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September 2004

  In the middle of this month, the wall conditioning by boronization was carried out to reduce the recycling and impurities. The recycling level (intensity of divertor Dα) was reduced to ~1/4 after the boronization and confinement in H-mode plasmas was improved, which also enhanced the beta values in long pulse discharges with a limited heating power. The experimental studies for (1) stationary sustainment of high βN plasma, (2) long-pulse high-recycling H-mode, (3) high beta full non-inductive current drive, (4) long sustainment of high fBS, (5) high density RS plasma, (6) ELM (edge localized mode) and pedestal, (7) transient heat transport, (8) NTM stabilization with ECCD, (9) real time control of q profile, (10) current hole, (11) CS-less operation, (12) impurity reference, and (13) conditioning of heating systems have been carried out. The results are shown below.


(1) Stationary sustainment of high βN plasma: Conditioning of NB for long-pulse injection and optimization of the NB injection pattern to avoid NTMs were progressed. After the boronization, βN~2.5 was sustained for 15 s with good confinement (H89 =1.9-2.1). In this discharge, N-NB was injected for 16 s and ECRF was for 13 s in series.
(2) Long-pulse high-recycling H-mode: It was attempted to maintain a high density (70% of Greenwald density) H-mode plasma for 30 s with saturated wall/divertor-plates and with the wall temperature of 150°C. The gas-puffing was required to maintain the density, which increased the neutral pressure and active divertor pumping. However, the radiation fraction increased and MARFE occurred at a later period of heating, and the H-mode was terminated.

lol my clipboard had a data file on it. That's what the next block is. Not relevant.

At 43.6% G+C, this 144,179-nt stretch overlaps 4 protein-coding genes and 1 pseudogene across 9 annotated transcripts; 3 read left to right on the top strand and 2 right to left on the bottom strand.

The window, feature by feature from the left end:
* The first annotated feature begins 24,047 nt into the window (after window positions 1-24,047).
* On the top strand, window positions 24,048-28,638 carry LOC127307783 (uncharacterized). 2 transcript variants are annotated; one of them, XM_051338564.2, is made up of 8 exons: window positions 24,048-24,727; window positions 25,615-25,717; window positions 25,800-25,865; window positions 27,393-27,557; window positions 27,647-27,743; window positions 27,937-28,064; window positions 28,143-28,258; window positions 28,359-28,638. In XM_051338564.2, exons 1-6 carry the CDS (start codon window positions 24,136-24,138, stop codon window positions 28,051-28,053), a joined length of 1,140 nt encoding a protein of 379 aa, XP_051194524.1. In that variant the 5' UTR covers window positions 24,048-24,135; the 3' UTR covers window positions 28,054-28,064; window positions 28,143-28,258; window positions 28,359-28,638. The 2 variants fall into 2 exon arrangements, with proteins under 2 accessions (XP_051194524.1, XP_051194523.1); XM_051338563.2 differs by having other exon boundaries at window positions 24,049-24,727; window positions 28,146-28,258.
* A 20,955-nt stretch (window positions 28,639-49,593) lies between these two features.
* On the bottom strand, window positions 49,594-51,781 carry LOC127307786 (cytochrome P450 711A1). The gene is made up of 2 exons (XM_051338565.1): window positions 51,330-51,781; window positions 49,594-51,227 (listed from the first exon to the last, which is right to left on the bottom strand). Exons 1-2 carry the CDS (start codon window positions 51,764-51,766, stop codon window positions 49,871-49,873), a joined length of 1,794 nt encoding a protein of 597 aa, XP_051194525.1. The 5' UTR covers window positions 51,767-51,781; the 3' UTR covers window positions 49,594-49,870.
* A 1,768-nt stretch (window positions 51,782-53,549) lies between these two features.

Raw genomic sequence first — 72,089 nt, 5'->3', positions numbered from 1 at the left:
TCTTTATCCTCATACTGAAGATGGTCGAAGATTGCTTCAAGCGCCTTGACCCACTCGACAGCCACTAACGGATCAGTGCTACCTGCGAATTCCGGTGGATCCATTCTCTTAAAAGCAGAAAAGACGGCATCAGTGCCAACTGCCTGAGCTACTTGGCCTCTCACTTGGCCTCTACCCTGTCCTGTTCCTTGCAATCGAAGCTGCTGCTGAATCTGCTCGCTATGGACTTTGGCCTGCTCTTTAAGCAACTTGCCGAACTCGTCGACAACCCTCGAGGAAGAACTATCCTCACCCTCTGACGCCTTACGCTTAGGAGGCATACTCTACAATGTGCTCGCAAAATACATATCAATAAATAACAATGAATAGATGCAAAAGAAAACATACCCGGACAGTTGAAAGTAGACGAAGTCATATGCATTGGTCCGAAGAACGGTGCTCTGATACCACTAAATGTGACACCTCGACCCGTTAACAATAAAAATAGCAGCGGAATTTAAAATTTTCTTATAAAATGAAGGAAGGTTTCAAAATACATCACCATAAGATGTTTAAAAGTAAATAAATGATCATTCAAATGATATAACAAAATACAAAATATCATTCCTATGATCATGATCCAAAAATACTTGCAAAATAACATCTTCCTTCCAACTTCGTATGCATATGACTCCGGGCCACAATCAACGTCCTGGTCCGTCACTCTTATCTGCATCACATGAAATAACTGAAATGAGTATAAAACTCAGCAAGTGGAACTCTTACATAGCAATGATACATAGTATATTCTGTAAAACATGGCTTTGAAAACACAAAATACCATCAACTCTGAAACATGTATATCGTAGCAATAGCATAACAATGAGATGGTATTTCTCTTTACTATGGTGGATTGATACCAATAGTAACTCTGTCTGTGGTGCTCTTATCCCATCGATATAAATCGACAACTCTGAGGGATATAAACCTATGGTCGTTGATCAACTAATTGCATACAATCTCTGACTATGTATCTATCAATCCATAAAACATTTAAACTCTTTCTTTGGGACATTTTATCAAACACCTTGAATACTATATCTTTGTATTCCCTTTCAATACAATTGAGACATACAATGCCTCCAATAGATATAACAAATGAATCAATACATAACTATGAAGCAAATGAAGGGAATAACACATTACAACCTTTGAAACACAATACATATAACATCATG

(3) High beta full non-inductive current drive: Current and pressure profiles were optimized to avoid the m/n =2/1 NTM and to obtain longer sustainment of higher βN plasmas with N-NB injection. βN ~2.4 (βp ~1.75) and H89 ~1.8 were sustained for 5.5 s with Bt =2.4 T, Ip =1 MA, q95 ~4.5, and δ ~0.5, where fCD ~80-90% and fBS ~40% were achieved. q(0) was just above unity and the q=1.5 surface was located at r/a ~0.5, and the 3/2 NTM was observed.
(4) Long sustainment of high fBS: Discharge optimization was carried out, based on a previous shot (0.8 MA, 3.4 T, q95 ~8.6) in which fBS ~75% had been maintained for 7.4 s, in a lower q regime (2.7 T, q95 ~6). A wide ITB (r/a~0.8) for high fBS and high beta was formed but a disruptive collapse inhibited long sustainment.
(5) High density RS plasma: The plasma volume was increased from 77 m3 (previous experiment) to 80 m3. The high confinement of HHy2 =1.2 was observed at the Greenwald density with high radiation loss from the main plasma due to accumulation of Cu. The edge density was increased with D2 gas-puffing. However, Cu and C impurities increased with ITB growth, indicating insufficient impurity shielding in the edge plasma.